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8 Minute Read • Part L/Section 6

A-Rated EPCs and ‘near’ zero carbon targets for Welsh affordable homes

Part L/Section 6
Part L/Section 6

A-Rated EPCs and ‘near’ zero carbon targets for Welsh affordable homes


Affordable Homes should be designed and built to be just that… homes which are affordable to live in.

And this month the Welsh Government has released an ambitious vision for how affordable homes will look in years to come.

The Mandatory Quality Standards for New Homes consultation is open for public scrutiny until the end of October.

The vision includes A-Rated EPCs as standard, minimum floor space requirements and targeting ‘near zero carbon’ performance.

Currently, if a builder wants to apply for a Social Housing Grant to fund construction work, they need to follow the guidance of the Development Quality Requirements.

This document sets the standard for all affordable housing in Wales, but it was written in 2005 so is overdue a rewrite.

Its replacement – working title of Beautiful Homes and Spaces – promises simplified standards, but some of the suggestions are likely to push developers outside their comfort zones.

Firstly, they are proposing that all new affordable homes built in Wales should achieve an A Rated EPC as standard.

Very few houses currently reach such a high standard of energy performance. This would ensure cheap fuel bills for occupants, but construction companies will need to consider how to balance an enhanced fabric requirement with low carbon heating and renewable technology as part of their standard design.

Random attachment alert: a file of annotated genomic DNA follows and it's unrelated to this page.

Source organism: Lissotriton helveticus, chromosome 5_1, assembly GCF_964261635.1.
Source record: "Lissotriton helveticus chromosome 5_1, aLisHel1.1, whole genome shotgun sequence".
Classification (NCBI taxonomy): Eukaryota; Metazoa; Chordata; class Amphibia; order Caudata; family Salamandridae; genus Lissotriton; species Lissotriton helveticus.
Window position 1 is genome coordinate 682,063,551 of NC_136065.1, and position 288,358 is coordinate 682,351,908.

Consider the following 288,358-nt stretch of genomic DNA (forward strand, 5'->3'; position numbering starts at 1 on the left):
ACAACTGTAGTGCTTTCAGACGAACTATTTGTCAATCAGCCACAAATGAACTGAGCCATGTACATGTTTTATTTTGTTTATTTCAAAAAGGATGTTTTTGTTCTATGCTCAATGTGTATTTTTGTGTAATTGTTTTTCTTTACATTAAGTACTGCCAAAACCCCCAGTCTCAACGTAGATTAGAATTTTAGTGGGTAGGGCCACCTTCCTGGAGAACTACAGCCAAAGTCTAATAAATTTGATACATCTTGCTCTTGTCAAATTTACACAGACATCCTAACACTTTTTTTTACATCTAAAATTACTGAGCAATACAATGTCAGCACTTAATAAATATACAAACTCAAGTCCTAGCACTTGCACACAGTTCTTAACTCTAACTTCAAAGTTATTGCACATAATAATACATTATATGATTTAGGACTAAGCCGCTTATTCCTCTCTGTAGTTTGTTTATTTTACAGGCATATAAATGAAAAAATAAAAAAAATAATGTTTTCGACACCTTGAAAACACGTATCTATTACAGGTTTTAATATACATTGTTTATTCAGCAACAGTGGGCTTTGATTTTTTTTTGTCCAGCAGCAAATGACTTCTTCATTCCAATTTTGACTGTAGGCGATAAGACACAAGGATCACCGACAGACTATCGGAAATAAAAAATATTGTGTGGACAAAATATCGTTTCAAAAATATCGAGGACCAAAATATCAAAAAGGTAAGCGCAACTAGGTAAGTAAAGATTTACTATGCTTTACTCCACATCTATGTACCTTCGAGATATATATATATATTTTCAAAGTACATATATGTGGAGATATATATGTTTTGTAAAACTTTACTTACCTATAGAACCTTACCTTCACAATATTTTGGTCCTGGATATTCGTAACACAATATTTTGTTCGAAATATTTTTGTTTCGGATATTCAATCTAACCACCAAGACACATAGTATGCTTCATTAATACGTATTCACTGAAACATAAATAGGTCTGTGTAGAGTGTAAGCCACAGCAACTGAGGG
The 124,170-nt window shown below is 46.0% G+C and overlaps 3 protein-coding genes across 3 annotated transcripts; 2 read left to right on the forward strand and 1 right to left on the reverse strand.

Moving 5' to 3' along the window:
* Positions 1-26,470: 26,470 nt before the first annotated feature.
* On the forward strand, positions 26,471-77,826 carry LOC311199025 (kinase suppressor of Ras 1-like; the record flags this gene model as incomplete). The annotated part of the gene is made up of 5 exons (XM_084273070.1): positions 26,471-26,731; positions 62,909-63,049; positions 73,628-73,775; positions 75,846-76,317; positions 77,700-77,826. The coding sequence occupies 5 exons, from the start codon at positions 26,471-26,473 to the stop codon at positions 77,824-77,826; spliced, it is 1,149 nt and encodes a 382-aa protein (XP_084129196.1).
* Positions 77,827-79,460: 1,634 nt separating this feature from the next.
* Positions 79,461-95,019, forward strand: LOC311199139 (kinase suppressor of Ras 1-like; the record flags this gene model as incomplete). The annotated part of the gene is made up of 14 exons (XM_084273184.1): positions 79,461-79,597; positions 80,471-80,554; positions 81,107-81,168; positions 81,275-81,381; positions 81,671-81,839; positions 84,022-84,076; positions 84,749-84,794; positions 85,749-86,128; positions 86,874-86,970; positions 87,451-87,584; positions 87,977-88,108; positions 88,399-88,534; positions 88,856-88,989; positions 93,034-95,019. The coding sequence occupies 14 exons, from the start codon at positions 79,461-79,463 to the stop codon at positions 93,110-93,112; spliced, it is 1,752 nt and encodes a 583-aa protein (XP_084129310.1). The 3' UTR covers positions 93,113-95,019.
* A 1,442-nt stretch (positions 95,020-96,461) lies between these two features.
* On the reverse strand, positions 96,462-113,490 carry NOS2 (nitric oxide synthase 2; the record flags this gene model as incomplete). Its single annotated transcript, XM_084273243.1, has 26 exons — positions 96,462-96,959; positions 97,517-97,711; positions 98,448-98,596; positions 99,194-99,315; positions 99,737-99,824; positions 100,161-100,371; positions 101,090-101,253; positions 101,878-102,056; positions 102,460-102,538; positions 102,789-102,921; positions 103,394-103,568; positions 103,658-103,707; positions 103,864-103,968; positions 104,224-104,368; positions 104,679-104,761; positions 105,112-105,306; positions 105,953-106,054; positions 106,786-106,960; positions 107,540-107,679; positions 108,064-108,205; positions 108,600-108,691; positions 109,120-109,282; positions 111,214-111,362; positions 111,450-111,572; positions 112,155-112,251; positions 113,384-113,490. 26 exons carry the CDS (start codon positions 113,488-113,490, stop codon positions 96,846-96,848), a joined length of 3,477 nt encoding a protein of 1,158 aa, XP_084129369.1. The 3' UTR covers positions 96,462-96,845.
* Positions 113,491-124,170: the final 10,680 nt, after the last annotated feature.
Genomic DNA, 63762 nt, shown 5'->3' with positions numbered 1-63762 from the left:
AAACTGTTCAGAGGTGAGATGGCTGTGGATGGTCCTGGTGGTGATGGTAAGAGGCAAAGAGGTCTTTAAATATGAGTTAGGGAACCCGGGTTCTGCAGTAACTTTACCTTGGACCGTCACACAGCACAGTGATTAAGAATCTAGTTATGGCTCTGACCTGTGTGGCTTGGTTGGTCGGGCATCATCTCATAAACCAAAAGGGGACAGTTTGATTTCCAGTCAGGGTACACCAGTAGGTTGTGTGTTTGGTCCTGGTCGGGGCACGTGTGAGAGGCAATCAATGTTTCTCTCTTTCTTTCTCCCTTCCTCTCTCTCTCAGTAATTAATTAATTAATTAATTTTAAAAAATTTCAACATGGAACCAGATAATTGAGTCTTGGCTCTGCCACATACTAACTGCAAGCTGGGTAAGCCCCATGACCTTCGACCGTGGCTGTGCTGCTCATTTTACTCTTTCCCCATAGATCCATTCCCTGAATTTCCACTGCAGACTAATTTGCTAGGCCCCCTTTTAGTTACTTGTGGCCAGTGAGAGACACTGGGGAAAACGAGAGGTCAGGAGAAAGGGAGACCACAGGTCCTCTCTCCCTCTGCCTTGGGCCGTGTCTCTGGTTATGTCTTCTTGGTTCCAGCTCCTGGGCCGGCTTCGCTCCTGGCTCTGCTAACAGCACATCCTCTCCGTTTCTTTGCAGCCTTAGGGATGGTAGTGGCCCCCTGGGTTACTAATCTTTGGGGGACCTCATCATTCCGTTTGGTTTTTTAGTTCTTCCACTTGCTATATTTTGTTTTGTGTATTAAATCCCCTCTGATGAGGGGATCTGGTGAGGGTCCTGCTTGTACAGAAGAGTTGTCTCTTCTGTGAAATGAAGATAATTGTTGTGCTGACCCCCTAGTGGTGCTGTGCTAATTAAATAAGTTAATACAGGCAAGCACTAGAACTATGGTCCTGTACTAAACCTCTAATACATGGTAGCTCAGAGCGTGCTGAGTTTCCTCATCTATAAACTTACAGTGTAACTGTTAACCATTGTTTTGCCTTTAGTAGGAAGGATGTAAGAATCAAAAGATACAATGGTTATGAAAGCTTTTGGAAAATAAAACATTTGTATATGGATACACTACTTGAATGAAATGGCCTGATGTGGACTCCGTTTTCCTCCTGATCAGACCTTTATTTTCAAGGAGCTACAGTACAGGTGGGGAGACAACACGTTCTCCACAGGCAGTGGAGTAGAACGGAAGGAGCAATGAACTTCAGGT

This could bring an increase in the amount of prefabricated housing, as high levels of insulation and low levels of air leakage are more consistent using this approach.

Another point up for consideration is the early introduction of new building regulations. Part L (fuel and power) and Part F (ventilation) are currently under review and are expected to be changed next year. ‘Transitional Arrangements’ give the construction industry time to read, understand and adapt to the new rules before they go live.

This consultation looks at ignoring the Transitional Arrangement time frame, which means these Part L and Part F changes, when announced, could apply to new affordable homes with immediate effect.

The Government is yet to confirm the details of these building regulation changes, but we believe the Target Emission Rate will be enhanced by more than a third, U-Value targets will be stricter, and new requirements on air quality and overheating may be introduced.

The third statement to note in the Mandatory Quality Standard consultation is the proverbial can which has been kicked down the road for several years – zero carbon homes.

The review is calling for all new affordable homes from 2021 to be ‘near zero carbon’, with the same targets rolled out to all homes from 2025.

This phrase ‘near zero carbon’ describes the energy performance of a home built to the proposed new Part L targets. This means houses built to meet these new Approved Document targets will be automatically considered to be ‘near zero carbon’.

In England, the Future Homes Standard consultation sets out similar targets for all new dwellings in 2025. Affordable Homes in Wales may be expected to meet this 2025 energy efficiency target from next year.

Although these targets haven’t yet been confirmed, we are expecting the biggest shake up since SAP calculations were first made mandatory in 2005. Our articles on the Future Homes Standard cover this in more detail.

If developers in Wales are interested in replying to the consultation, it is open until November 1st


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